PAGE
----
Claire-Louise Bennett is unpacking her library. Yes, she is. The books are not yet on the shelves. In fact, she doesn’t really have any shelves (she prefers to let the books pile up around her, a habit that gets her into trouble with at least one boorish lover). She has moved so often over the years that half her books are lost, having been packed into boxes and left in unremembered attics. Nonetheless she is considering how she will order her collection, along with the memories it harbours. Bennett – or her narrator – is just as interested in the outside of her books as the inside. It’s not just that the covers (austere, gold-embossed, ugly like the cover of Zen and the Art of Motorcycle Maintenance, or lovely like the cover of a biography of Virginia Woolf) offer clues to genre and style; it’s not just that they recall us to the bookshops, the bedsits, the libraries, the schoolrooms and the towns where we first read them, and the friends who first recommended them. It’s the promise they offer. Bennett seems almost to prefer the unopened book, its potential undimmed. As a child she would take home with her as many books as she could borrow from the local library, only to feel defeated by the force of what they might contain. ‘No matter what book we had in our hands we found it simply impossible to refrain from wondering incessantly about what kinds of words exactly were inside the other books.’ In response to the vertigo induced by all that possibility, ‘we soon lost the habit didn’t we of taking out lots and lots of books. Yes. Yes. Yes we did.’ Instead she opted to spend time with a single, closed, book:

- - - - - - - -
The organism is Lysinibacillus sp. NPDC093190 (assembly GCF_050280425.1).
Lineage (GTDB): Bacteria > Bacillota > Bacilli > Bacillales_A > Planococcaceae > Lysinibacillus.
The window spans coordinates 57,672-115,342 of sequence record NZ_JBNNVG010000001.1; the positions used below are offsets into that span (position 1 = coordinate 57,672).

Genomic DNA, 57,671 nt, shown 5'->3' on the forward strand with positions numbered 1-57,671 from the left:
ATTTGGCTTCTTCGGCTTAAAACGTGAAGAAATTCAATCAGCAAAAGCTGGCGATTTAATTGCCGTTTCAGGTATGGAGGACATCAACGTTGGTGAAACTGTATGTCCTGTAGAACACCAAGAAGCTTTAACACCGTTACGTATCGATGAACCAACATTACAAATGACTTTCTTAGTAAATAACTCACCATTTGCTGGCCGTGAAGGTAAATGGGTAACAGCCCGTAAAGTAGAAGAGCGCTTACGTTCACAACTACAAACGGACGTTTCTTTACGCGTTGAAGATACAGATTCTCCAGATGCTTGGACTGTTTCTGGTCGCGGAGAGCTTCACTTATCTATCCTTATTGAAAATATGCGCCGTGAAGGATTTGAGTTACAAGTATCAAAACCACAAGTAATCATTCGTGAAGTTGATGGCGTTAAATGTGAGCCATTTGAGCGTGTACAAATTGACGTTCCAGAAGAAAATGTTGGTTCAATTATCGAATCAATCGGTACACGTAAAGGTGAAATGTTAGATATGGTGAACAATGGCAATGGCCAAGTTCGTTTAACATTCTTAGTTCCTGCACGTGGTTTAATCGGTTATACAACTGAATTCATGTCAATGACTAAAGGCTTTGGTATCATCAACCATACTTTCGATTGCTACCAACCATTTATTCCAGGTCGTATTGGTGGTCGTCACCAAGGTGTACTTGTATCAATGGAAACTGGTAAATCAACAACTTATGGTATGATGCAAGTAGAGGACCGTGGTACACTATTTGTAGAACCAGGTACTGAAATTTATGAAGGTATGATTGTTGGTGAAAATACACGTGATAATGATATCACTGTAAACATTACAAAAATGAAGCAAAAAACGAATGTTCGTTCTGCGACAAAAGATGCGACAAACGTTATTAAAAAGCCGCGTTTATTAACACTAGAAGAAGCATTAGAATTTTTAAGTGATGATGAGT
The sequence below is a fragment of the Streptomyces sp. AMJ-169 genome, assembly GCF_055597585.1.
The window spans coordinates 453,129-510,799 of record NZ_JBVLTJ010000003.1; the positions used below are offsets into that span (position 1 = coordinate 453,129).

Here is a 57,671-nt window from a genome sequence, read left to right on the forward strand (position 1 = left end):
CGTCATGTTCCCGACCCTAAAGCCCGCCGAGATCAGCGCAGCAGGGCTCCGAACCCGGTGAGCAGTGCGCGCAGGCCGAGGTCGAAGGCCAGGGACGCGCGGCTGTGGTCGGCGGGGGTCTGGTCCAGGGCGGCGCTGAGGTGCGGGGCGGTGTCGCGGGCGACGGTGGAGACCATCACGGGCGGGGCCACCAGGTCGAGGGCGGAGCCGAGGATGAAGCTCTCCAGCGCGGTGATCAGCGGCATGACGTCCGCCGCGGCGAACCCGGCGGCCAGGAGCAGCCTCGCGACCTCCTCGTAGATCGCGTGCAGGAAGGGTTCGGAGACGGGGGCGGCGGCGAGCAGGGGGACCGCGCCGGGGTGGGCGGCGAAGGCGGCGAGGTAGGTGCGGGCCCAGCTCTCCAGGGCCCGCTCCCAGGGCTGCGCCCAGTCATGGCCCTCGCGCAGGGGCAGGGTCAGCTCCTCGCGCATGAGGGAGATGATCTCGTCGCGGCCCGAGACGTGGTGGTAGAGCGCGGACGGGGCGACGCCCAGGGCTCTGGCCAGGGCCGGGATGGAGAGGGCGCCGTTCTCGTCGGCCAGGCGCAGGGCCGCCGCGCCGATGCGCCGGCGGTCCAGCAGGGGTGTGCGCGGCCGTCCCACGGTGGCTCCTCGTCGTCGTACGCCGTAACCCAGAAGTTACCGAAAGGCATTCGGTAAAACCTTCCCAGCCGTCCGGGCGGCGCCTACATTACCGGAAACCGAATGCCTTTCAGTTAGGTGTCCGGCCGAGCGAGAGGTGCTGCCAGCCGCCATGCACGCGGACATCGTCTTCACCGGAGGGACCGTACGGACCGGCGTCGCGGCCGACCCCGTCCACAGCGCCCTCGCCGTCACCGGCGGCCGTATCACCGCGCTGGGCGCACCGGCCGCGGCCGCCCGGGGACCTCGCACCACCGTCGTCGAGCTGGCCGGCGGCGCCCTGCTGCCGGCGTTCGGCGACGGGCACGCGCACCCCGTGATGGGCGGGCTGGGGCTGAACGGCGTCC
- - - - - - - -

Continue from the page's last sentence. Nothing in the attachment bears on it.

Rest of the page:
As if the only thing you could do with a book was read it. That’s right. We could sit for a long time couldn’t we with a book beside us and not even open it. We certainly could. And it was very edifying. It certainly was. It was entirely possible we realised to get a great deal from a book without even opening it. Just having it there beside us for ages was really quite special. It was actually because we could wonder couldn’t we about the sorts of words it contained without getting ourself worked up into a ridiculous state. With just one book in the grass beside us we sat there wondering about the sorts of words it contained in a really tranquil and expansive kind of way that in fact enabled distinct images to emerge all of their own accord from who knows where. That was nice. It was actually.
This passage comes early on in Checkout 19, Bennett’s second book of linked essay-stories (essories?) that, as in her previous book, Pond (2015), explore the territory between fiction and autobiography, or between the life inside and outside books. This isn’t a metaphor, or rather, it’s not only a metaphor. Bennett’s books are firmly ‘material’. They are a form of currency: at school the kids return their unread books for bars of chocolate; a pile of books is the catalyst for an encounter on a street in Tangier; a story gets written in the back of a school exercise book and becomes the conduit for a writerly correspondence; a disregarded copy of Paul Bowles’s Let it Come Down lolls on the counter of a pub, a gift already regretted; another gift, received from a stranger by the 17-year-old narrator while she is working on checkout 19 at the local supermarket, sits unopened by the till: